# user friendly proof of fundamental theorem of calculus

Silly question. Can someone show me a nice easy to follow proof on the fundamental theorem of calculus. More specifically,

$\displaystyle\int_{a}^{b}f(x)dx = F(b) - F(a)$

I know that by just googling fundamental theorem of calculus, one can get all sorts of answers, but for some odd reason I have a hard time following the arguments.

• Are you familiar with the Riemann sum definition of the integral? – user99914 May 2 '15 at 2:24
• There is no real easy proof of this, it's a deep fact. The best intuition is to think of the anti-derivative as keeping a running sum of the accumulation of the area, where the sum is taken to the limit. – Gregory Grant May 2 '15 at 2:29
• What conditions do you want on $f$? – Chappers May 2 '15 at 2:36

To understand this you will also need to understand the first FTC, and I will show you this. (As you said there may be more than one proof, I will base mine off one similar given in the stewart calculus books).

You may notice during the proof of the first already the connectedness to the derivative which I assume you are familiar with.

$$\mathbf{FTC 1:}$$ If $$f$$ is continuous on $$[a,b]$$ then the function g defined by

$$g(x)= \int_{a}^{x} f(t)dt$$ for $$a \le x \le b$$ is continuos on $$[a,b]$$ and differentiable on $$(a,b)$$ , and $$g'(x)=f(x)$$.

$$\mathbf{Proof:}$$

Suppose we have $$x$$ and $$x+h$$ in $$(a,b)$$, then we have

$$g(x+h)-g(x)= \int_{a}^{x+h}f(t)dt-\int_{a}^{x}f(t)dt$$ $$=\int_{a}^{x}f(t)dt+\int_{x}^{x+h}f(t)dt-\int_{a}^{x}f(t)dt$$

$$=\int_{x}^{x+h}f(t)dt$$

Thus, we have for $$h \neq 0$$

$$\frac{g(x+h)-g(x)}{h}=\frac{1}{h}\int_{x}^{x+h}f(t)dt$$

If we assume $$h \gt 0$$ , since f is continuous on $$[x,x+h]$$ the "Extreme Value Theorem" says that there exists some numbers, u and v in the closed interval $$[x,x+h]$$ such that $$f(u)=m$$ and and $$f(v)=M$$ where $$m$$ and $$M$$ represent the inf and sup of the interval respectively.

Thus, by further properties of Riemann integral

$$mh \le \int_{x}^{x+h}f(t)dt \le Mh$$

$$\rightarrow$$

$$f(u)h \le \int_{x}^{x+h}f(t)dt \le f(v)h$$

$$\rightarrow$$

$$f(u) \le \frac{1}{h} \int_{x}^{x+h}f(t)dt \le f(v)$$

ie,

$$f(u) \le \frac{g(x+h)-g(x)}{h} \le f(v)$$

( If $$h \lt 0$$ the same argument can be repeated with small changes)

so now we invoke limits,

Let $$h \to 0$$ , then you can see that $$u \to x$$ and $$v \to x$$ , ( it is clear from the interval they are in).

So both sides limits are the same, thus the limit exists and we have,

$$g'(x)=\lim_{h \to 0} \frac{g(x+h)-g(x)}{h}=f(x)$$

thus , we finally have $$\frac{d}{dx}\int_{a}^{x}f(t)dt=f(x)$$

$$\mathbf{FTC2:}$$ If f is continuous on $$[a,b]$$, then $$\int_{a}^{b}f(x)dx=F(b)-F(a)$$, where F is any antiderivative of f, that is $$F'=f$$.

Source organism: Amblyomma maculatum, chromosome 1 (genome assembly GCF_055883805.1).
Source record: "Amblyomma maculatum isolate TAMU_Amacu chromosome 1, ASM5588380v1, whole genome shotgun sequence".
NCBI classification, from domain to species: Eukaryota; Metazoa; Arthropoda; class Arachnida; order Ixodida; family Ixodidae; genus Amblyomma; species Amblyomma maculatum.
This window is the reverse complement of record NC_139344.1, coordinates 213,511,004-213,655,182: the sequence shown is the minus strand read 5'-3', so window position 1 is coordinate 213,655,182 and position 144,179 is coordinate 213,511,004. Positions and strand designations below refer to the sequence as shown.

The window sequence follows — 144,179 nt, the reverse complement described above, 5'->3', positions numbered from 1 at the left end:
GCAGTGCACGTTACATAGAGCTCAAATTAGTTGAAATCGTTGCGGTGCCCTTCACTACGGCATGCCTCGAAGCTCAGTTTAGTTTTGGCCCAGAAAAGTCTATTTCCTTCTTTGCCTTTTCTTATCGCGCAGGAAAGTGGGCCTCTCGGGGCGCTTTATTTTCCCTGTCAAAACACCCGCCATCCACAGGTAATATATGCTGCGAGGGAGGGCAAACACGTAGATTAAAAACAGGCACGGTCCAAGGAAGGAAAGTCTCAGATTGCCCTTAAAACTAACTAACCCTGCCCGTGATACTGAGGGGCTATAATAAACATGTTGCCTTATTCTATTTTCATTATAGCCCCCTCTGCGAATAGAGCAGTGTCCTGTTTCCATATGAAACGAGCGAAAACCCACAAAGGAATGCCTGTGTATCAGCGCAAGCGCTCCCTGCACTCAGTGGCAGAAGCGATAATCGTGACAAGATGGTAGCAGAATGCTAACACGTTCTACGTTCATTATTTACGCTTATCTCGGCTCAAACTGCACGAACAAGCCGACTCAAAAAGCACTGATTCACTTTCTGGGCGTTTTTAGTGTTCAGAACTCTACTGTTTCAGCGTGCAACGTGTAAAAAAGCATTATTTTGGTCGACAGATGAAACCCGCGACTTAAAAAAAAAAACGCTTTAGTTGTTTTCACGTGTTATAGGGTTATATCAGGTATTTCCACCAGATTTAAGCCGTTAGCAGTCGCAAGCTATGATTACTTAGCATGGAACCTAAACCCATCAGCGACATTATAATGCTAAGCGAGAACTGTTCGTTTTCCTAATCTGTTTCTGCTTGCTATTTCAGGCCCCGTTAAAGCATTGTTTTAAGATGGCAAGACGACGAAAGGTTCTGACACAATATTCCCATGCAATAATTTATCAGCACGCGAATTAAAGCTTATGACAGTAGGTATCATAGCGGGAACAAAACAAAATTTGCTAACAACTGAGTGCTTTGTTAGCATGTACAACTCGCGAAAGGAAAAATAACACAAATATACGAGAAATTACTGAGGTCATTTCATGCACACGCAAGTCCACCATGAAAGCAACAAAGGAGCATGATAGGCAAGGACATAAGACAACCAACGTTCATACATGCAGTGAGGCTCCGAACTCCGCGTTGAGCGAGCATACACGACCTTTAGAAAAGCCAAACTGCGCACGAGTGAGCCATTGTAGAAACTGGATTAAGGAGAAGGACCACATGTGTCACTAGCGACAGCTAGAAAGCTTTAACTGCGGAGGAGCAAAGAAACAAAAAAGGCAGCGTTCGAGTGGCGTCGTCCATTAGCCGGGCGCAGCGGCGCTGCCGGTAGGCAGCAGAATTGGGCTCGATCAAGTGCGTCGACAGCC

$$\mathbf{Proof:}$$

Let $$g(x)= \int_{a}^{x}f(t)dt$$, then from FTC1 we have that $$g'(x)=f(x)$$

That is, g is an anti derivative of f. Now, if there is another antideravative of f, say F , on the same closed interval [a,b] then we know the only difference they can have is a constant,

$$F(x)=g(x)+C$$.

Consider $$g(a)=\int_{a}^{a}f(t)dt=0$$

Now consider,

$$F(b)-F(a)=[g(b)+C]-[g(a)+C]$$

$$=g(b)-g(a)=g(b)$$ $$= \int_{a}^{b} f(t)dt$$

The key fact is that, if $f$ is continuous, the function $G(x)=\int_a^xf(t)\,dt$ is an antiderivative for $f$. For this, $$\frac1h\,\left(\int_a^{x+h}f(t)\,dt-\int_a^xf(t)\,dt\right) =\frac1h\,\int_x^{x+h}f(t)\,dt\xrightarrow[h\to0]{}f(x).$$ The justification of the limit basically plays on the fact that $f$ is continuous. A formal proof requires dealing with the formal definition of continuity.

Now $G(a)=0$, and $G(b)-G(a)=G(b)=\int_a^bf(t)\,dt$. If $F$ is any other antiderivative of $f$, we have $F'=f=G'$, so $(G-F)'=G'-F'=0$, i .e. $G(x)-F(x)=c$ for some constant. That is, $F(x)=G(x)-c$. Then $$F(b)-F(a)=(G(b)-c)-(G(a)-c)=G(b)-G(a)=\int_a^bf(t)\,dt.$$

i will assume that $f$ is continuous, $F$ is differentiable in $(a,b)$ and $$F'(x)=f(x).$$ we will need the mean value theorem in the form $$\text{ for any } a \le c, d < \le b,\quad F(d) - F(c) = (d-c)F'(t) = (d-c)f(t) \text{ for some } c < t < d.$$

let $a \le x_0 \le x_1\le \cdots\le x_n = b$ any partition of $[a, b].$ then \begin{align}F(b) - F(a) &= \left(F(x_n) - F(x_{n-1}\right) + \cdots +\left(F(x_j) - F(x_{j-1}\right)+\cdots+\left(F(x_1) - F(x_{0}\right)\\ &=(x_n-x_{n-1})f(t_n)+\cdots+(x_j-x_{j-1})f(t_j)+\cdots+(x_1-x_0)f(t_1)\\ &=\int_a^bf(x)\, dx.\end{align}

• I think you will need a bit more justification in the last line. What you have shown is that if $P$ is any partition of $[a, b]$ then $F(b) - F(a)$ can be regarded as a Riemann Sum of $f$ over $[a, b]$. But a Riemann Sum is not necessary equal to Riemann integral. In this case since $F(b) - F(a)$ is a Riemann for every partition $P$, it follows that it lies between every lower darboux sum and every upper darboux sum and since $f$ is integrable, $F(b) - F(a)$ is the unique limit of lower and upper darboux sum and therefore is the Riemann integral of $f$ over $[a, b]$. – Paramanand Singh May 3 '15 at 9:34